This week, Ray started gymnastics class. And he’s in love…
It all started this summer when I was looking for a week’s worth of summer camp after we came back from New Mexico. I had started working, but the children were not yet in school, so I was on the hunt. The local gymnastics gym offered weekly programs, so I parked the children there, knowing that Elizabeth would be happy- and Ray? Ray would just have to suck it up.
Only it didn’t quite work out that way. Elizabeth liked it, of course. She’s double-jointed, ridiculously flexible and has loved gymnastics since she was a baby. And she’s good. Really good. Really, really good. For a brief few months when she was four, we were involved in competitive gymnastics, but she twisted her knee and that was the end of our Olympic dreams. Elizabeth’s level of sensitivity is a problem in this sport. When she gets a scrape, she carries on as though her skin were being flayed. Ability to handle pain is a requirement for competitive gymnastics. It’s not really a world that I wanted to live in. I realized early on that Elizabeth’s autism would impact her in ways that I hadn’t quite imagined, but this was one of those missed opportunities that I didn’t spend a lot of time crying over.
It does mean that she gets to take recreational classes, amaze her teachers, and feel good about herself. So, they went to gymnastics summer camp, and I expected Ray to fuss about it and be sullen for a week.
Only he liked it. He complained about his sore stomach until I said that his muscles were getting stronger. He liked holding himself on the rings. He liked flinging himself around the pommel horse. He liked it.
When I suggested that he and Elizabeth take some classes for fun this fall, he resisted it, though. If it means a change in his schedule, Ray resists it. On Thursday, I signed them up, and informed him that we were going. He went straight into “Ray’s Black Hole” of dark looks and angry resistance, screaming “You can’t make me!” I informed that I could indeed “make” him go. “Well, you can’t make me do it!” he yelled back at me.
“That’s very true,” I said, as calmly as I could. “You are more than welcome to just sit and watch. Whether you do it or not is entirely up to you. But you will go.”
When I asked him to change his clothes into t-shirt and shorts, he fought me again. “I’m only going to watch! How come I have to change?”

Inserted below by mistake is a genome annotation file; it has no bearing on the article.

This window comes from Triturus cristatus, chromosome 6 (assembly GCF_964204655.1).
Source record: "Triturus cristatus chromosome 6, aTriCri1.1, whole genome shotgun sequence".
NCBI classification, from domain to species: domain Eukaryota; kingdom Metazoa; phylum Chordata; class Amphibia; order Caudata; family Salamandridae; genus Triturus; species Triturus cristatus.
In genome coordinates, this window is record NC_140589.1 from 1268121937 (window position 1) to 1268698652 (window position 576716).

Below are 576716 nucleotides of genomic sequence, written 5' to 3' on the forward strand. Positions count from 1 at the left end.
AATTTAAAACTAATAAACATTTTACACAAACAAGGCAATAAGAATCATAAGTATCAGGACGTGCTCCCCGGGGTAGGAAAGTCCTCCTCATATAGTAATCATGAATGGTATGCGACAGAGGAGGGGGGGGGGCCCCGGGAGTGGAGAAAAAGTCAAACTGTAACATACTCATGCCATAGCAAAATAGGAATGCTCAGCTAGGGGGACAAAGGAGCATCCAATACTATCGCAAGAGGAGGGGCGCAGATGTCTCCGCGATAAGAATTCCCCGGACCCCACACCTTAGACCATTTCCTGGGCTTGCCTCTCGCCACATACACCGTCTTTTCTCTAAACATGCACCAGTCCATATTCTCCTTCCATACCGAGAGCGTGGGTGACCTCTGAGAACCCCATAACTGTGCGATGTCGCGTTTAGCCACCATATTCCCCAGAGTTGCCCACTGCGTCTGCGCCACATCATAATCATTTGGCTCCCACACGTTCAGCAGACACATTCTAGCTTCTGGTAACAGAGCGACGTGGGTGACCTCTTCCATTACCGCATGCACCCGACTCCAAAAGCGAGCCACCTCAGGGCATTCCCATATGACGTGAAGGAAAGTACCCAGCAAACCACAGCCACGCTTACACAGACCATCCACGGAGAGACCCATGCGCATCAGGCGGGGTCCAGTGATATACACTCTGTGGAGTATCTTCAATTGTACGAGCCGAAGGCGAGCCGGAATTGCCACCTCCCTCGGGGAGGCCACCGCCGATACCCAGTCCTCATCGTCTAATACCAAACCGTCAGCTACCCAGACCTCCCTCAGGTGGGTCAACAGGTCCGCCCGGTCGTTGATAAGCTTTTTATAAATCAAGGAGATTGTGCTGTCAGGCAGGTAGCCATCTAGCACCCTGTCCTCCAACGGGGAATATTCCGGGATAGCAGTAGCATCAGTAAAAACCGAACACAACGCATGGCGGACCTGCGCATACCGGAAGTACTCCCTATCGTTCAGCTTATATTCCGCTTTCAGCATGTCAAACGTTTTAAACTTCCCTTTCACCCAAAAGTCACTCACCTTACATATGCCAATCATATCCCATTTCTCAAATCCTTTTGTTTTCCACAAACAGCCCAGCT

“Because I want you to have the option of changing your mind. I understand that you’re only going to watch, and that’s fine. But if you should want to change your mind, you need to be able to have the option. That way, you can do what you want.”
I knew there was a chink in his resistance when he then went- quietly- and changed clothes.
Once we were there, Elizabeth was up first from 6:00-7:00. She was doing one-handed cartwheels, showing no fear of the beam, and just generally looking like a star in the making. Ray sat in my lap and drew miniscule pictures on a teeny piece of paper. Hundreds of little people in a little army, fighting the enemy from my lap.
When his turn came at 7:00, he willingly joined the group. When they started jumping, he made enthusiastic frog jumps. When they moved to the rings, he was in heaven. He did the repetitive exercise of swirling his body in a circle. He had to be told to get off the pommel horse because he was still swinging himself from side to side on it- trying to master the swing. He asked for extra help as he perfected a headstand. I watched his whole face light up for joy every time he did something new. He was incandescent when the class was over. “Mommy, it’s GOOD to be small in gymnastics! When can I join the team?” he demanded.
What makes me especially happy for him, is that we have a role model. “Pete”, a son of a friend of mine, is the Florida state champ for 12-year old boy’s gymnastics. And Pete is small. And Pete is a BOY. And… Pete has Tourette’s. Ray doesn’t know it yet, but he and Pete are going to be friends- soon.
Tucking the tired children into their respective beds, Elizabeth moaned about how it hurt on the bottom of her foot. Ray looked up at me with glowing face and said “My stomach muscles are sore, which means they’re getting strong! I LIKE gymnastics.” They both rolled over and fell asleep instantly.
Maybe I should dust off those Olympic dreams after all.